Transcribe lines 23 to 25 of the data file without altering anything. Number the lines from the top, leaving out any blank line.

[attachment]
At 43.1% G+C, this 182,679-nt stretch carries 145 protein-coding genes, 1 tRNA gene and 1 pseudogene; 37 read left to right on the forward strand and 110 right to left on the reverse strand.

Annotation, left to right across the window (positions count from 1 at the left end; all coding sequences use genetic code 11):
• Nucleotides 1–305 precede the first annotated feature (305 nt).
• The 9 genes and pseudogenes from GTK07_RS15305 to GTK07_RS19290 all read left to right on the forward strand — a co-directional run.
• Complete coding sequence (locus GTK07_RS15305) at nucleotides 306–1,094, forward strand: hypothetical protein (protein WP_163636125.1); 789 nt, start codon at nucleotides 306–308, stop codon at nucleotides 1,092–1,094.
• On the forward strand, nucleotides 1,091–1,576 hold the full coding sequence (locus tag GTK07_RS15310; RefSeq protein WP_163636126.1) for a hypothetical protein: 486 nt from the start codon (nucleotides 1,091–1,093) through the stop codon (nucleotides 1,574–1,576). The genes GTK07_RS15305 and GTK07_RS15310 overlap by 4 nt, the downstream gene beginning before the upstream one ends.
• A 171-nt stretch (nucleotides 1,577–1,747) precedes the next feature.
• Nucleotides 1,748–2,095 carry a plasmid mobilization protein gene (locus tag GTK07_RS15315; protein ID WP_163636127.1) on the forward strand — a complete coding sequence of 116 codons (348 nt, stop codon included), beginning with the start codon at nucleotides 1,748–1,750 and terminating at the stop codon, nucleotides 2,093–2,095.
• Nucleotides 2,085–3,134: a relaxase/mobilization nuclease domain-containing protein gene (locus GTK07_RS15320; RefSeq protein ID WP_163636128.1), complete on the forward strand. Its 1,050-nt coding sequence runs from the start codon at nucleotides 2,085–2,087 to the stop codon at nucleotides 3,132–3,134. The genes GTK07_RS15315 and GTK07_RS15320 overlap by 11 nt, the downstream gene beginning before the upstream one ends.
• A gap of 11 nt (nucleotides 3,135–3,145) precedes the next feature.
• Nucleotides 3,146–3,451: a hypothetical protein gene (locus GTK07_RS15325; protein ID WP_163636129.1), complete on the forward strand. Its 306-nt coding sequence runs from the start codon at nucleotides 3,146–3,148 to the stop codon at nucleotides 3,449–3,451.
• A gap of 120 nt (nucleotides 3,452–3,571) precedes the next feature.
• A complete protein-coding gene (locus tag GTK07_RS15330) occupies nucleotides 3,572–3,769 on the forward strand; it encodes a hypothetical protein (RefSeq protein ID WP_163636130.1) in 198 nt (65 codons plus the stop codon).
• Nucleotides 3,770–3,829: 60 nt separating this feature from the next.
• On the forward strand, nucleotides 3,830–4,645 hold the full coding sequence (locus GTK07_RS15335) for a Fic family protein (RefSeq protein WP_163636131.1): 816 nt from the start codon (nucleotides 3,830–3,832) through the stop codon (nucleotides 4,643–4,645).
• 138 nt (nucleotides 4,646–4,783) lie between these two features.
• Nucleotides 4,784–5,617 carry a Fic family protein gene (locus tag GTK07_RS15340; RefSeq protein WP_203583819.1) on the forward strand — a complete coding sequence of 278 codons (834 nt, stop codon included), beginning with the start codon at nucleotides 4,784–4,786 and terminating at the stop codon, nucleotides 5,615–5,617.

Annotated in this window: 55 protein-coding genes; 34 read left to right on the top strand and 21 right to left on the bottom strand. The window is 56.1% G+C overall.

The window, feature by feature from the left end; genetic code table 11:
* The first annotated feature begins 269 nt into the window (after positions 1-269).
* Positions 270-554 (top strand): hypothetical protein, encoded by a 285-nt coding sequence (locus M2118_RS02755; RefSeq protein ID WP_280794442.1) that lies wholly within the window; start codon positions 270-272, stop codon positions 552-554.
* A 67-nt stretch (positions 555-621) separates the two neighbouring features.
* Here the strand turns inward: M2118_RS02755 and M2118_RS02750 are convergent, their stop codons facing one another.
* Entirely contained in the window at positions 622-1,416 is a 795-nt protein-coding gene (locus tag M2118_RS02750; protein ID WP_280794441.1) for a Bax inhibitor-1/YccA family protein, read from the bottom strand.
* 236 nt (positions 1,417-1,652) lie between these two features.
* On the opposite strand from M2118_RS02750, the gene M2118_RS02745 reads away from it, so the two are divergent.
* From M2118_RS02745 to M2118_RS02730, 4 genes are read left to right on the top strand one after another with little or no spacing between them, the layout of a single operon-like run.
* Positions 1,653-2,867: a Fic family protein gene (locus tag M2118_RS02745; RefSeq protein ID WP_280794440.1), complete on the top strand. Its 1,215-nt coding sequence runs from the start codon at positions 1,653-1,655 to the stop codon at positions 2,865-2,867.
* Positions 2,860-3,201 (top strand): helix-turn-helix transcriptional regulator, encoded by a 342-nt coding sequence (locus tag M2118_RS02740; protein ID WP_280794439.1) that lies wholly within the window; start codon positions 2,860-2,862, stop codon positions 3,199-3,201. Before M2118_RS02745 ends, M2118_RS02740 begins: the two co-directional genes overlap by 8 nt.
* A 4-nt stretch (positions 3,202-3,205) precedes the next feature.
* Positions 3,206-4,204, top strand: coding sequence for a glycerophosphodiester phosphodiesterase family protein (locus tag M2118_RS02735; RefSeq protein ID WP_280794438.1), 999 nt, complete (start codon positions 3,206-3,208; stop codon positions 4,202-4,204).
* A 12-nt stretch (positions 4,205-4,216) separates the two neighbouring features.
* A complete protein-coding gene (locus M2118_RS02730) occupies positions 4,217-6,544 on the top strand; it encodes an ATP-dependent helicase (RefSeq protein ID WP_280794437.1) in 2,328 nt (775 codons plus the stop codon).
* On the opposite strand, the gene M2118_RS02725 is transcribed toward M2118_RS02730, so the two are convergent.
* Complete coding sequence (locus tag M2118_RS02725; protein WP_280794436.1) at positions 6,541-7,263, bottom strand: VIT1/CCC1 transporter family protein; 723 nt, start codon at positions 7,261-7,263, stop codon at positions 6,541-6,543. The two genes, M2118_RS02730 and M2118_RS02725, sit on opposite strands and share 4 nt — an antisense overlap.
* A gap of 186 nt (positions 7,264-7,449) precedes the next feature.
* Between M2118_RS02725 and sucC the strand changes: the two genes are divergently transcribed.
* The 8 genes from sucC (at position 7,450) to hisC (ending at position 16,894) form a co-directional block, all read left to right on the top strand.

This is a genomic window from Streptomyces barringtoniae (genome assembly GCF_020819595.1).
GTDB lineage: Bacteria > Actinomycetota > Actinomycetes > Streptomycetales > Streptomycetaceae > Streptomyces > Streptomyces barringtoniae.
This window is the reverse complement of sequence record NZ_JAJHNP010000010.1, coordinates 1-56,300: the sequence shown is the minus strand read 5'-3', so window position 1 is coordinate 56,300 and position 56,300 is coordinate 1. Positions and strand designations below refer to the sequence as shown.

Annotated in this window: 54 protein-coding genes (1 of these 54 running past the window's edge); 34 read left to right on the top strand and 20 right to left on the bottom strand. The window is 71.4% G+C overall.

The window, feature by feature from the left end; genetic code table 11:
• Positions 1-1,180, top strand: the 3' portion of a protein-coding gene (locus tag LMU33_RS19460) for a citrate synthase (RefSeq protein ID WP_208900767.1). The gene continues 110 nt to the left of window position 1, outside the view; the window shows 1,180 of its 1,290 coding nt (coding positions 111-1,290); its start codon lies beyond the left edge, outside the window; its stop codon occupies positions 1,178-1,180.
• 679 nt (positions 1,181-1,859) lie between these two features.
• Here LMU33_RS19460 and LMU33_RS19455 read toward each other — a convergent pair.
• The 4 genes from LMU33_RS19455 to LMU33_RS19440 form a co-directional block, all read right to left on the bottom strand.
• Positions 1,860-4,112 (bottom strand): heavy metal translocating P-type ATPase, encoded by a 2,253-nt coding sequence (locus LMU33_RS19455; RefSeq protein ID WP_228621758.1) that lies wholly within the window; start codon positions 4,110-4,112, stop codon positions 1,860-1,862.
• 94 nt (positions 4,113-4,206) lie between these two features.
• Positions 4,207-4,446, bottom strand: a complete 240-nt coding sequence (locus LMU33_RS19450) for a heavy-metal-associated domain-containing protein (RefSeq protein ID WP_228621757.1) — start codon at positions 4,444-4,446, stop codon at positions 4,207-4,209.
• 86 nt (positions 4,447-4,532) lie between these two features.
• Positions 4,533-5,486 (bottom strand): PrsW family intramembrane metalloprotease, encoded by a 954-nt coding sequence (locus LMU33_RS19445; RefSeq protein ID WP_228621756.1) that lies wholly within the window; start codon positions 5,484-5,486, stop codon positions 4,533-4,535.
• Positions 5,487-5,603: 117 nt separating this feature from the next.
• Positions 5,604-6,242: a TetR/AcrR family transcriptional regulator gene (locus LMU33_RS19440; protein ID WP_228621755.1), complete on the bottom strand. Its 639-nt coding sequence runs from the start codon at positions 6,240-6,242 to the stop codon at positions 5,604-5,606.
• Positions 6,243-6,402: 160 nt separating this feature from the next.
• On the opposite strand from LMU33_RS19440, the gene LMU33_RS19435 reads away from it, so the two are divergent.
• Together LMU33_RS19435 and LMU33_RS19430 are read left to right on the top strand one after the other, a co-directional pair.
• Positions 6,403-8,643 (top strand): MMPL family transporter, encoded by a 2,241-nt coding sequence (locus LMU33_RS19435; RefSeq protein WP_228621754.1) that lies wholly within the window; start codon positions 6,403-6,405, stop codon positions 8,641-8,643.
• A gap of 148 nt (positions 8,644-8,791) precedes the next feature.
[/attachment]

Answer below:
* Here the strand turns inward: M2118_RS02755 and M2118_RS02750 are convergent, their stop codons facing one another.
* Entirely contained in the window at positions 622-1,416 is a 795-nt protein-coding gene (locus tag M2118_RS02750; protein ID WP_280794441.1) for a Bax inhibitor-1/YccA family protein, read from the bottom strand.
* 236 nt (positions 1,417-1,652) lie between these two features.